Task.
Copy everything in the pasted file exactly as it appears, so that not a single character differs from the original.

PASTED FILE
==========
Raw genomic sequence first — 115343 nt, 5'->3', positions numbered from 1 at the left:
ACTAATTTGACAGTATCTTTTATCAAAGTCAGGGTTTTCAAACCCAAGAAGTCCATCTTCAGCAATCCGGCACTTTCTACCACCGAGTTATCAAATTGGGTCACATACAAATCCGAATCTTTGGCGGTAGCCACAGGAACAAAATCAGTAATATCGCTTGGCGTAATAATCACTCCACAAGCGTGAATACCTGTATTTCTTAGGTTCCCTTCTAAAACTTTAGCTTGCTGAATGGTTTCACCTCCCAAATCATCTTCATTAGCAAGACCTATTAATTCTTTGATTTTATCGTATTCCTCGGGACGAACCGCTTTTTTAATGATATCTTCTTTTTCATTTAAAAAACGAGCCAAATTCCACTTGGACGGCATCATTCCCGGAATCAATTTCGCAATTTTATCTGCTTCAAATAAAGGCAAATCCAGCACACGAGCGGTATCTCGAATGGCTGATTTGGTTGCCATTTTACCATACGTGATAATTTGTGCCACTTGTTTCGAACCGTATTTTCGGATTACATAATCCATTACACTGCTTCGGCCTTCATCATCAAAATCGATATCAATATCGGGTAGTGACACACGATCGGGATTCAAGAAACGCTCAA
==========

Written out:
Raw genomic sequence first — 115343 nt, 5'->3', positions numbered from 1 at the left:
ACTAATTTGACAGTATCTTTTATCAAAGTCAGGGTTTTCAAACCCAAGAAGTCCATCTTCAGCAATCCGGCACTTTCTACCACCGAGTTATCAAATTGGGTCACATACAAATCCGAATCTTTGGCGGTAGCCACAGGAACAAAATCAGTAATATCGCTTGGCGTAATAATCACTCCACAAGCGTGAATACCTGTATTTCTTAGGTTCCCTTCTAAAACTTTAGCTTGCTGAATGGTTTCACCTCCCAAATCATCTTCATTAGCAAGACCTATTAATTCTTTGATTTTATCGTATTCCTCGGGACGAACCGCTTTTTTAATGATATCTTCTTTTTCATTTAAAAAACGAGCCAAATTCCACTTGGACGGCATCATTCCCGGAATCAATTTCGCAATTTTATCTGCTTCAAATAAAGGCAAATCCAGCACACGAGCGGTATCTCGAATGGCTGATTTGGTTGCCATTTTACCATACGTGATAATTTGTGCCACTTGTTTCGAACCGTATTTTCGGATTACATAATCCATTACACTGCTTCGGCCTTCATCATCAAAATCGATATCAATATCGGGTAGTGACACACGATCGGGATTCAAGAAACGCTCAA